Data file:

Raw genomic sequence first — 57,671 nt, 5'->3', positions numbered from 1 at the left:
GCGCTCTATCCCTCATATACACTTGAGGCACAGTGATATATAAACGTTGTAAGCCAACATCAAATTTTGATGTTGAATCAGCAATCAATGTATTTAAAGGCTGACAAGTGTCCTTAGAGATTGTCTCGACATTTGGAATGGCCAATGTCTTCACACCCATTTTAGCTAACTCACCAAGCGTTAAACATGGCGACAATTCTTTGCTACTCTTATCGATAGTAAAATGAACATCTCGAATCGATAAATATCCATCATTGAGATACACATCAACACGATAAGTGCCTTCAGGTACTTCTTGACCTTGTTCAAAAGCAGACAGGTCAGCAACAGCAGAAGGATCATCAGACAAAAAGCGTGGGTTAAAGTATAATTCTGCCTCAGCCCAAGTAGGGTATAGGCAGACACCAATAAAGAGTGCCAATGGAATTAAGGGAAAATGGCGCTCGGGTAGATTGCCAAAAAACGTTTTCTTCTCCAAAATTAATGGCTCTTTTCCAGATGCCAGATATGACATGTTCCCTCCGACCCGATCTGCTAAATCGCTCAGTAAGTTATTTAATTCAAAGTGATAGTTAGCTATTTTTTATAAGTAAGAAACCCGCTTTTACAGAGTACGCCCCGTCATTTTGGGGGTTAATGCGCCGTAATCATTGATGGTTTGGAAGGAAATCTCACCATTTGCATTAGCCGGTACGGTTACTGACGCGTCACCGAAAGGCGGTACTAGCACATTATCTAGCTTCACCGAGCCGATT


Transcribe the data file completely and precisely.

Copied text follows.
Raw genomic sequence first — 57,671 nt, 5'->3', positions numbered from 1 at the left:
GCGCTCTATCCCTCATATACACTTGAGGCACAGTGATATATAAACGTTGTAAGCCAACATCAAATTTTGATGTTGAATCAGCAATCAATGTATTTAAAGGCTGACAAGTGTCCTTAGAGATTGTCTCGACATTTGGAATGGCCAATGTCTTCACACCCATTTTAGCTAACTCACCAAGCGTTAAACATGGCGACAATTCTTTGCTACTCTTATCGATAGTAAAATGAACATCTCGAATCGATAAATATCCATCATTGAGATACACATCAACACGATAAGTGCCTTCAGGTACTTCTTGACCTTGTTCAAAAGCAGACAGGTCAGCAACAGCAGAAGGATCATCAGACAAAAAGCGTGGGTTAAAGTATAATTCTGCCTCAGCCCAAGTAGGGTATAGGCAGACACCAATAAAGAGTGCCAATGGAATTAAGGGAAAATGGCGCTCGGGTAGATTGCCAAAAAACGTTTTCTTCTCCAAAATTAATGGCTCTTTTCCAGATGCCAGATATGACATGTTCCCTCCGACCCGATCTGCTAAATCGCTCAGTAAGTTATTTAATTCAAAGTGATAGTTAGCTATTTTTTATAAGTAAGAAACCCGCTTTTACAGAGTACGCCCCGTCATTTTGGGGGTTAATGCGCCGTAATCATTGATGGTTTGGAAGGAAATCTCACCATTTGCATTAGCCGGTACGGTTACTGACGCGTCACCGAAAGGCGGTACTAGCACATTATCTAGCTTCACCGAGCCGATT